From ancient Roman ruins overrun with cats to the "cat islands" of Japan, these cat havens are a must-see for cat people.
Humans may have populated nearly every corner of the planet, but there are some places that have been taken over by cats instead.
Many of these places have become popular tourist spots not because of their beautiful scenery, but because of the covens of cats, which usually number in the hundreds, that live there.
For instance, there’s the beautiful Greek island of Syros in the middle of the Aegean Sea which is home to a private sanctuary of nearly 100 cats. A job posting as a part-time caretaker in the sanctuary drew 40,000 applications worldwide.
In the United States, the Hemingway Home and Museum in Florida has long attracted tourists due to its famous literary owner. But visitors have also come to the old house to see the hundreds of cats that live there — all allegedly descended from Ernest Hemingway’s six-toed cat.
But these are just two small examples. All over the world, cats have found a corner to rule. Here are seven of the most famous.
Japan’s Cat Island Of Aoshima
Located in the southern region of Japan, the island of Aoshima has become famous for its booming population of cats. While having a few stray cats around is normal anywhere, the cat population on Aoshima is unique — and outnumbers human residents six to one.
There are at least 120 semi-feral cats — cats who are somewhat domesticated and familiar with humans — living on the island, which is about a mile long.
Before it became famous for its feline residents, Aoshima was inhabited by a small fishing community. There are no stores, restaurants, or roads, and the island can only be reached by a 34-person ferry that runs twice daily from Nagahama Port on mainland Japan.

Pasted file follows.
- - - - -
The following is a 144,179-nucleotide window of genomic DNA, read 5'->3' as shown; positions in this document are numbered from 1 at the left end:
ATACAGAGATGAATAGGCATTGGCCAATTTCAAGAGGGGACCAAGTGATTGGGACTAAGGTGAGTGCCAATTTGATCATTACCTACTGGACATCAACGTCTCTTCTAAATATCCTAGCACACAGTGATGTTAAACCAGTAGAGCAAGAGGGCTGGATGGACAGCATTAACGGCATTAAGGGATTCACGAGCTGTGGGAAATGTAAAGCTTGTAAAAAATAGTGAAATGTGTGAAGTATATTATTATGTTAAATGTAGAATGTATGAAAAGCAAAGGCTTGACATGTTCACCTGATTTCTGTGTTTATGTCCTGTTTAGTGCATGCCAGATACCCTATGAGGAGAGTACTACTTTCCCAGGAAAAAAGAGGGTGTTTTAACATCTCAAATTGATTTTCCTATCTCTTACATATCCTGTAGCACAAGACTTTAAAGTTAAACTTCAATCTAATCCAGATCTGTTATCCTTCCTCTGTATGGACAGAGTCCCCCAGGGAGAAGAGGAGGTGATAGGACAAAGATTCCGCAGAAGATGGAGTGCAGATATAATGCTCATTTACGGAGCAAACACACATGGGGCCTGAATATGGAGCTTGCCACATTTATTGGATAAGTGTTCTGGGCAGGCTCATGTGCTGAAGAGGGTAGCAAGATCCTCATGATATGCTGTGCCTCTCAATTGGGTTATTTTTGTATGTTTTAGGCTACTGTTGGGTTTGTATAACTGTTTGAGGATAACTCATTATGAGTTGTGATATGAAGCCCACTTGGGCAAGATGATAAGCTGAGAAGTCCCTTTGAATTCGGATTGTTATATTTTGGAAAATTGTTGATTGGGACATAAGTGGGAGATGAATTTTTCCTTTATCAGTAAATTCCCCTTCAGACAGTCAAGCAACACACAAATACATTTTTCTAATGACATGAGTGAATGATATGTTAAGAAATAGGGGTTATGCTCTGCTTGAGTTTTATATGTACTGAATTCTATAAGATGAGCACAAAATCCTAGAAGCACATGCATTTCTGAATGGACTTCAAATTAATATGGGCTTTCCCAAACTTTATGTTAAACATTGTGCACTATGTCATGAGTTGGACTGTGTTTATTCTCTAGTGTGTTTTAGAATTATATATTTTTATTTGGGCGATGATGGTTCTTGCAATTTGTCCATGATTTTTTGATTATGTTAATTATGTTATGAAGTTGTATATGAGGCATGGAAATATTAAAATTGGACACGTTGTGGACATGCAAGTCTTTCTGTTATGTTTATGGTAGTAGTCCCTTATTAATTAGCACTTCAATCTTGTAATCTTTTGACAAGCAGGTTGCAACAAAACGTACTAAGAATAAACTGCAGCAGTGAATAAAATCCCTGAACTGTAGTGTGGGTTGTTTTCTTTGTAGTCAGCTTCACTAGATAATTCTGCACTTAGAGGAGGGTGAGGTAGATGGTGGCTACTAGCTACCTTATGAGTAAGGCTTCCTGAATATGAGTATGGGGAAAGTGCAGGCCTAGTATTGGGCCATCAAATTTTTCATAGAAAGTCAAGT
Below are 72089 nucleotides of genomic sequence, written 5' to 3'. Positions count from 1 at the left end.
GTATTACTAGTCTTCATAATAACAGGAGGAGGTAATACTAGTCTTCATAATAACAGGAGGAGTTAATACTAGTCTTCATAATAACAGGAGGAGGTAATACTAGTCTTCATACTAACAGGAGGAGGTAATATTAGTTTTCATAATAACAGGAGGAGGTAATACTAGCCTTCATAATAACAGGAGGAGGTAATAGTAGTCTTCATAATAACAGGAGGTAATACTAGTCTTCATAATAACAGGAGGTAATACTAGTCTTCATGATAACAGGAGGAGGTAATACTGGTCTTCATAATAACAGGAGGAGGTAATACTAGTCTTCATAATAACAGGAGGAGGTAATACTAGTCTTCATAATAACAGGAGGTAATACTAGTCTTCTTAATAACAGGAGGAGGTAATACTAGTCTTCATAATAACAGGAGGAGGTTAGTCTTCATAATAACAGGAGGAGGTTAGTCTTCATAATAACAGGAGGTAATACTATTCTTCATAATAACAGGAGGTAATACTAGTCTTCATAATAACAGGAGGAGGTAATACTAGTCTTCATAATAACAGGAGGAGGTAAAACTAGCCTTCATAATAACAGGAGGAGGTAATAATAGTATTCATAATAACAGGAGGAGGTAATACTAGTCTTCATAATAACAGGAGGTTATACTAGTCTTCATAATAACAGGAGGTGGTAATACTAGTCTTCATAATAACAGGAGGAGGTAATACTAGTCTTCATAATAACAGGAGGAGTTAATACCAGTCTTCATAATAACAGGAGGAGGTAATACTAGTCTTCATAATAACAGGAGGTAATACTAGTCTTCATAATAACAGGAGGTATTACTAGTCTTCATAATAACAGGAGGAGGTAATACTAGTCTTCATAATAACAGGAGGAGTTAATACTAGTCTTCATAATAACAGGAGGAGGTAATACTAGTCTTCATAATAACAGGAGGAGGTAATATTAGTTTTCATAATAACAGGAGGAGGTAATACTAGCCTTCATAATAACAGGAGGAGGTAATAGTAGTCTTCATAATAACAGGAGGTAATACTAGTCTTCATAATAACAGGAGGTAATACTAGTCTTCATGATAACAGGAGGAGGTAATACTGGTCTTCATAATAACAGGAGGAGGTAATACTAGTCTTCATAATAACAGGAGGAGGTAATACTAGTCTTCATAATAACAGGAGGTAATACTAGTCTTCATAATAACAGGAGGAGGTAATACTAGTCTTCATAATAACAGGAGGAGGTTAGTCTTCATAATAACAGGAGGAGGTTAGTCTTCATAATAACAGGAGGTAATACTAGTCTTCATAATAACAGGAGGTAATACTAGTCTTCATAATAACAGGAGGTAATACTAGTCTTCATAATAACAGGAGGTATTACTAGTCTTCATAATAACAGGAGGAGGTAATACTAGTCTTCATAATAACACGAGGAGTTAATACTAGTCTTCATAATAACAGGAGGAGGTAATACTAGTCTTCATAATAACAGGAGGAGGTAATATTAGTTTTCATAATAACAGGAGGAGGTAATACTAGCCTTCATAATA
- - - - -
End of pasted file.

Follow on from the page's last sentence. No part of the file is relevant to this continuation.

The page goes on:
The quiet island has since transformed into one of Japan's most popular tourist destinations. "I seldom carried tourists before," ferry captain Nobuyuki Ninomiya said of the tourist boom. "Now I carry tourists every week, even though the only thing we have to offer is cats."
The cats, for their part, don't mind the attention. They lounge on open walkways by the island's harbor, in residents' yards, and inside public bins.
Aoshima is just one of 11 or so "cat islands" scattered across Japan. All of them were populated with cats after fishermen brought them to there in order to exterminate mice in their little villages.
The human population on Aoshima, specifically, began to decline after World War II. Younger residents moved to more urban areas, leaving an elderly and retired population behind on the island. As Aoshima's elderly residents died off, its cat population began to increase — likely due to the lack of population control measures like spaying and neutering. Only about 10 of the island's cats are known to be spayed or neutered.
The few human residents that still occupy Aoshima have grown accustomed to both the felines and the hordes of tourists they bring in. There is a designated feeding area near the island's community center where visitors can feed and play with the semi-feral felines.
Here, cats and humans live side-by-side on this tranquil cat island.